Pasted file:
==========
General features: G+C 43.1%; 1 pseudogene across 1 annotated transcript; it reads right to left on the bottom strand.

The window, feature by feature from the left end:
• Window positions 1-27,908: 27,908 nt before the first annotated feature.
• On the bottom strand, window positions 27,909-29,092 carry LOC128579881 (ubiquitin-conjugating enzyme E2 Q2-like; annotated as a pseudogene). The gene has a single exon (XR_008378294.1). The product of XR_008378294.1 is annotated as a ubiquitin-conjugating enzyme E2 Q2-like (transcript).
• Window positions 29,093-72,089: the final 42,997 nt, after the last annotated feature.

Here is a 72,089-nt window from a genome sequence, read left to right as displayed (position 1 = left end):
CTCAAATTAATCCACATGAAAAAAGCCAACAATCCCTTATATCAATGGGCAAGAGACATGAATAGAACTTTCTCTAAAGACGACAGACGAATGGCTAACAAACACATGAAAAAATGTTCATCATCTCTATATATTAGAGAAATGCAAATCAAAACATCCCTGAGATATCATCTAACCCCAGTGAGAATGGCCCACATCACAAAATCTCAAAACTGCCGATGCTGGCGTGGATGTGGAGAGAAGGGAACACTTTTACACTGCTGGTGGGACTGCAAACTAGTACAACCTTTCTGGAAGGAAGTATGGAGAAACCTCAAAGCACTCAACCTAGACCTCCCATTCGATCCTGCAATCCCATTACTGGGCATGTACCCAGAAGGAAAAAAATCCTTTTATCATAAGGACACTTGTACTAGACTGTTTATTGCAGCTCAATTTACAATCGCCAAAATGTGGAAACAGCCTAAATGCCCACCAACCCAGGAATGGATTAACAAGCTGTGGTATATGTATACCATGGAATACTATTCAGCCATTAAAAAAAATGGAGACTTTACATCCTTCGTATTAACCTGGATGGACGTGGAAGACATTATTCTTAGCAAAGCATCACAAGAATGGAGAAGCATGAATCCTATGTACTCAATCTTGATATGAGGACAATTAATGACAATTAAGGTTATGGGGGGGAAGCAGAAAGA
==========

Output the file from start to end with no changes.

General features: G+C 43.1%; 1 pseudogene across 1 annotated transcript; it reads right to left on the bottom strand.

The window, feature by feature from the left end:
• Window positions 1-27,908: 27,908 nt before the first annotated feature.
• On the bottom strand, window positions 27,909-29,092 carry LOC128579881 (ubiquitin-conjugating enzyme E2 Q2-like; annotated as a pseudogene). The gene has a single exon (XR_008378294.1). The product of XR_008378294.1 is annotated as a ubiquitin-conjugating enzyme E2 Q2-like (transcript).
• Window positions 29,093-72,089: the final 42,997 nt, after the last annotated feature.

Here is a 72,089-nt window from a genome sequence, read left to right as displayed (position 1 = left end):
CTCAAATTAATCCACATGAAAAAAGCCAACAATCCCTTATATCAATGGGCAAGAGACATGAATAGAACTTTCTCTAAAGACGACAGACGAATGGCTAACAAACACATGAAAAAATGTTCATCATCTCTATATATTAGAGAAATGCAAATCAAAACATCCCTGAGATATCATCTAACCCCAGTGAGAATGGCCCACATCACAAAATCTCAAAACTGCCGATGCTGGCGTGGATGTGGAGAGAAGGGAACACTTTTACACTGCTGGTGGGACTGCAAACTAGTACAACCTTTCTGGAAGGAAGTATGGAGAAACCTCAAAGCACTCAACCTAGACCTCCCATTCGATCCTGCAATCCCATTACTGGGCATGTACCCAGAAGGAAAAAAATCCTTTTATCATAAGGACACTTGTACTAGACTGTTTATTGCAGCTCAATTTACAATCGCCAAAATGTGGAAACAGCCTAAATGCCCACCAACCCAGGAATGGATTAACAAGCTGTGGTATATGTATACCATGGAATACTATTCAGCCATTAAAAAAAATGGAGACTTTACATCCTTCGTATTAACCTGGATGGACGTGGAAGACATTATTCTTAGCAAAGCATCACAAGAATGGAGAAGCATGAATCCTATGTACTCAATCTTGATATGAGGACAATTAATGACAATTAAGGTTATGGGGGGGAAGCAGAAAGA